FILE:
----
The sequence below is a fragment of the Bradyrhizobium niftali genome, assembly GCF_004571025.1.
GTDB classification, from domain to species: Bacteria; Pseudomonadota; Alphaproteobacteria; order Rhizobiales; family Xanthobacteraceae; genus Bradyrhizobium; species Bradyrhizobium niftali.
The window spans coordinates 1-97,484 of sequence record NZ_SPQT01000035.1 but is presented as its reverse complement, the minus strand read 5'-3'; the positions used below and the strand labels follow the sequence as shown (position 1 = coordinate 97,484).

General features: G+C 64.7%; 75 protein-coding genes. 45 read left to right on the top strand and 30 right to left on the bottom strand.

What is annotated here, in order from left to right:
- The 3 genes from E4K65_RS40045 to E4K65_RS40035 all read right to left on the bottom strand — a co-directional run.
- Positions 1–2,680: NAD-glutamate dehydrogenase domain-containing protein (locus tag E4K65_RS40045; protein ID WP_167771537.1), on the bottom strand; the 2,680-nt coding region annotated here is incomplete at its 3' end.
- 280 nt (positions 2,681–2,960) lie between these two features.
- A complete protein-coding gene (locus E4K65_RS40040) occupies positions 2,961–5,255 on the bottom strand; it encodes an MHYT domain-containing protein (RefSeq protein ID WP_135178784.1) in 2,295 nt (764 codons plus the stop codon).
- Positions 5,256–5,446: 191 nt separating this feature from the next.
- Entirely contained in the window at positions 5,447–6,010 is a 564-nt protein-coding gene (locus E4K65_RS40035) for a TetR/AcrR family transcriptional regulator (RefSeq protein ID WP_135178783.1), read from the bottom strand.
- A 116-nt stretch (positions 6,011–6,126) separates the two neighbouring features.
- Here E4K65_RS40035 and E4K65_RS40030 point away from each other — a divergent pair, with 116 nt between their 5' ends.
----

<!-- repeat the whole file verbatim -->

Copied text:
The sequence below is a fragment of the Bradyrhizobium niftali genome, assembly GCF_004571025.1.
GTDB classification, from domain to species: Bacteria; Pseudomonadota; Alphaproteobacteria; order Rhizobiales; family Xanthobacteraceae; genus Bradyrhizobium; species Bradyrhizobium niftali.
The window spans coordinates 1-97,484 of sequence record NZ_SPQT01000035.1 but is presented as its reverse complement, the minus strand read 5'-3'; the positions used below and the strand labels follow the sequence as shown (position 1 = coordinate 97,484).

General features: G+C 64.7%; 75 protein-coding genes. 45 read left to right on the top strand and 30 right to left on the bottom strand.

What is annotated here, in order from left to right:
- The 3 genes from E4K65_RS40045 to E4K65_RS40035 all read right to left on the bottom strand — a co-directional run.
- Positions 1–2,680: NAD-glutamate dehydrogenase domain-containing protein (locus tag E4K65_RS40045; protein ID WP_167771537.1), on the bottom strand; the 2,680-nt coding region annotated here is incomplete at its 3' end.
- 280 nt (positions 2,681–2,960) lie between these two features.
- A complete protein-coding gene (locus E4K65_RS40040) occupies positions 2,961–5,255 on the bottom strand; it encodes an MHYT domain-containing protein (RefSeq protein ID WP_135178784.1) in 2,295 nt (764 codons plus the stop codon).
- Positions 5,256–5,446: 191 nt separating this feature from the next.
- Entirely contained in the window at positions 5,447–6,010 is a 564-nt protein-coding gene (locus E4K65_RS40035) for a TetR/AcrR family transcriptional regulator (RefSeq protein ID WP_135178783.1), read from the bottom strand.
- A 116-nt stretch (positions 6,011–6,126) separates the two neighbouring features.
- Here E4K65_RS40035 and E4K65_RS40030 point away from each other — a divergent pair, with 116 nt between their 5' ends.